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World Triathlon allows transgender women to keep competing in female international competition

World Triathlon allows transgender women to keep competing in female international competition
August 4, 2022

World Triathlon has voted to allow transgender women to keep competing in the female category with the new rules only applying to international competition. 

This ruling contrasts to recent decisions from the governing bodies of swimming and rugby league. International Rugby League advised that athletes who have transitioned from male to female will not be allowed to participate in sanctioned international events until further research is conducted. The IRL’s ruling came after swimming’s governing body the International Swimming Federation (FINA) announced it intends to set up an “open category” to allow transgender athletes to compete in a separate class.

In a statement, World Triathlon said its new policy was approved by the majority of the executive board, although its vice-president, Ian Howard, and president of the athletes’ committee, Tamas Toth, voted against.

World Triathlon president and IOC member, Marisol Casado advised “we are a small International Federation, but one that has always had inclusion and gender balance in our DNA.

“The policy that we have just approved shows that we are prioritising the fairness principle but showing inclusiveness. It is fully aligned with the IOC’s recommendation, and similar to what other international federations have done in the last months.”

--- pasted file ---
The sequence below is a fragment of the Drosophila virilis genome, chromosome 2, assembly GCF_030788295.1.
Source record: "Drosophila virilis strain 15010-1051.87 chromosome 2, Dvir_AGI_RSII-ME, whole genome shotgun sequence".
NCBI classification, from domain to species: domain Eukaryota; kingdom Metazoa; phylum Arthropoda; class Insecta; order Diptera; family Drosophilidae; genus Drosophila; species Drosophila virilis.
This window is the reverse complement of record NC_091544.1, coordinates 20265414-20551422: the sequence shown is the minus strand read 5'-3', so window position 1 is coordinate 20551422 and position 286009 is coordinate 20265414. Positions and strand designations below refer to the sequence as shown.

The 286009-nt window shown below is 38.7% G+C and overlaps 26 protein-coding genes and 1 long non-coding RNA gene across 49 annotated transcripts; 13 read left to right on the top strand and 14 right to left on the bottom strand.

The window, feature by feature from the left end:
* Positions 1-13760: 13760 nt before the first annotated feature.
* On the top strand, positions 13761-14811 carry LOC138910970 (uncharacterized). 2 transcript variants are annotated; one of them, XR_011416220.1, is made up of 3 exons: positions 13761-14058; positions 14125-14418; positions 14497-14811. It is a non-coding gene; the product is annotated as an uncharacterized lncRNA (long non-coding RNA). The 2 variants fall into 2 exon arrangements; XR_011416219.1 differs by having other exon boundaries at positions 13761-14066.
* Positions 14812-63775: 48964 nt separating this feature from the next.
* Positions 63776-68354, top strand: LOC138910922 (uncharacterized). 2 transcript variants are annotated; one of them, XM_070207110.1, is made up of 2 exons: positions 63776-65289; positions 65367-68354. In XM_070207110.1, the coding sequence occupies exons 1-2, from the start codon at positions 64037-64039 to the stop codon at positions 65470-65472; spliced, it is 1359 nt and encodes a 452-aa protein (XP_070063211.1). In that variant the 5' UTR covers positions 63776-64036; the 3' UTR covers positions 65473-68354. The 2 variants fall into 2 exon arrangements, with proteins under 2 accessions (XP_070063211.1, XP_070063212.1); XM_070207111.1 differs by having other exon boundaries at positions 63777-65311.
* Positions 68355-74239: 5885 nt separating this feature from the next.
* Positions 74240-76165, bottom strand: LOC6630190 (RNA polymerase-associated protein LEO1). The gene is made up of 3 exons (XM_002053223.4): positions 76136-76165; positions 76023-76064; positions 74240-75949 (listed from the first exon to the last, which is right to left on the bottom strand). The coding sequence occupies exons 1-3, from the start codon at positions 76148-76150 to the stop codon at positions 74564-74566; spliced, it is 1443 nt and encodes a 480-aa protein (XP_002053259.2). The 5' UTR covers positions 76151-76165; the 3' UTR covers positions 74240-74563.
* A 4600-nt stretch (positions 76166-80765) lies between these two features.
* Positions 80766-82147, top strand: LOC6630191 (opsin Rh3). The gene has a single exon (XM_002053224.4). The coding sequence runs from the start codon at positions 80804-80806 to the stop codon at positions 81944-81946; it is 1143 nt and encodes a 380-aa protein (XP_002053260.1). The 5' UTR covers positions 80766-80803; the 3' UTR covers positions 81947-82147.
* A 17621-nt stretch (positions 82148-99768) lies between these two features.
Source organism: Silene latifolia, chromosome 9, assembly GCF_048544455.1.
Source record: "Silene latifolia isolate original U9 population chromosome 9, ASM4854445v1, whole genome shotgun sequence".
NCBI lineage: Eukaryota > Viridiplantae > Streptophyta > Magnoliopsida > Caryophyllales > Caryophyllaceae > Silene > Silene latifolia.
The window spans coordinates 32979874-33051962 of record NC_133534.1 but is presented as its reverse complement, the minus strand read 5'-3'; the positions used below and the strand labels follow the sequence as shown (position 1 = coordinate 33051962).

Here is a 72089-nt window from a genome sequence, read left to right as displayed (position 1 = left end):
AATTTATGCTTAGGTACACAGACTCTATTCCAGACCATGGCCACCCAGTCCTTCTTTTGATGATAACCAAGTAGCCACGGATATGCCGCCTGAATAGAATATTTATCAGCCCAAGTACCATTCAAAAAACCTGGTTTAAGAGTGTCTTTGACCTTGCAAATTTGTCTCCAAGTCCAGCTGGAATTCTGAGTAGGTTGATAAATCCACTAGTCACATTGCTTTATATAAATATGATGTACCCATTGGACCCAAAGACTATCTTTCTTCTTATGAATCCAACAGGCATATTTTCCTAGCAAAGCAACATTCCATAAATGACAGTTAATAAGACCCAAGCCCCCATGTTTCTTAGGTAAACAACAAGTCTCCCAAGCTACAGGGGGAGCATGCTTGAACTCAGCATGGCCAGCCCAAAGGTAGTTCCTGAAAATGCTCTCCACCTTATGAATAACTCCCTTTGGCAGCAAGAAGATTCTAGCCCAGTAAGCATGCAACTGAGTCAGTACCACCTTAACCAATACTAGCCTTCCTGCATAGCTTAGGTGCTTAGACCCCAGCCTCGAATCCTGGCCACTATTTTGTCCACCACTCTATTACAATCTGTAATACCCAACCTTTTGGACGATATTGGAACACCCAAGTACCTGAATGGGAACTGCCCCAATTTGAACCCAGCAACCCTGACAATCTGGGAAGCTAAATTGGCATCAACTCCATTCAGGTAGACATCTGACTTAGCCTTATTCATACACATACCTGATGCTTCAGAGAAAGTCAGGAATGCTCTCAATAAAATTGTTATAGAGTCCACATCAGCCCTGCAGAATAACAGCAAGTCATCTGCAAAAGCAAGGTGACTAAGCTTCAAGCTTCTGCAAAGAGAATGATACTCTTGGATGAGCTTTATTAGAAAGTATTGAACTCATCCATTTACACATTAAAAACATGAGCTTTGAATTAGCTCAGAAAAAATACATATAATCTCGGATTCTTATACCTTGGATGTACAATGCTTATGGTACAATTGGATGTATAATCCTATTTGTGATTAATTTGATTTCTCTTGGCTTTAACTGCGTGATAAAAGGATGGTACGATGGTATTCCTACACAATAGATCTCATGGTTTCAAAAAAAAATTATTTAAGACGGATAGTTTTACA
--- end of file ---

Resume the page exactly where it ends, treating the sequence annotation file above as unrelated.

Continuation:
World Triathlon’s new policy will be introduced next month.

However, under World Triathlon’s new rules, trans women will face greater restrictions before gaining approval to compete internationally – including having to lower their testosterone levels for two years rather than one, as is the case now. A transgender athlete must demonstrate that the concentration of testosterone in the athlete’s serum has been less than 2.5 nmol/L continuously for a period of at least two years.

They must also now wait for at least four years after transitioning if they have previously competed as a male in any sporting competition rather than one.

World Triathlon is likely to face strong opposition from campaign groups for women’s sport, who have pointed to the science that overwhelming shows that transgender women retain significant advantages in speed, strength, lung capacity and endurance even after testosterone is reduced.

Triathlon Australia has worked alongside Sport Integrity Australia to adopt and implement the National Integrity Framework. The NIF came into effect as of 4th May 2022.

Triathlon Australia notes “maintaining the integrity of the sport of triathlon in Australia is of the utmost importance to Triathlon Australia and to our State and Territory Triathlon Associations. Triathlon Australia is committed to protecting triathlon from integrity threats and safeguarding our participants.”

On 15th March 2022 the Triathlon Australia Board resolved to adopt the National Integrity Framework with Triathlon Australia seeking “to take a proactive approach to mitigate the integrity threats to triathlon in Australia and to provide a safe, fair, and trustworthy environment for all participants at all levels of triathlon.”

World Triathlon’s Executive Board has approved the Transgender Policy, following a period of consultation with the Medical Committee, Athletes Committee, Coaches Committee, Legal & Constitution Committee, Women’s Committee and the Equality, Diversion & Inclusion Commission, as well as multiple experts in the field and the transgender community.

Among the groups consulted in the last month by World Triathlon are sport scientists including Emma Hilton, Yannis Pitsidalis and Ross Tucker; University experts including Dr. Roger Pielke Jr, Dr. Alun Willims and Dr. Ada Cheung; IOC Human Rights expert Madeleine Pape; IOC advisor Daniel Berezowsky, and transgender athletes including Joanna Harper, Chris Mosier, Rachel McBride, Verity Smith, Patty Actually, Annie Lieberman and Veronica Ivy.

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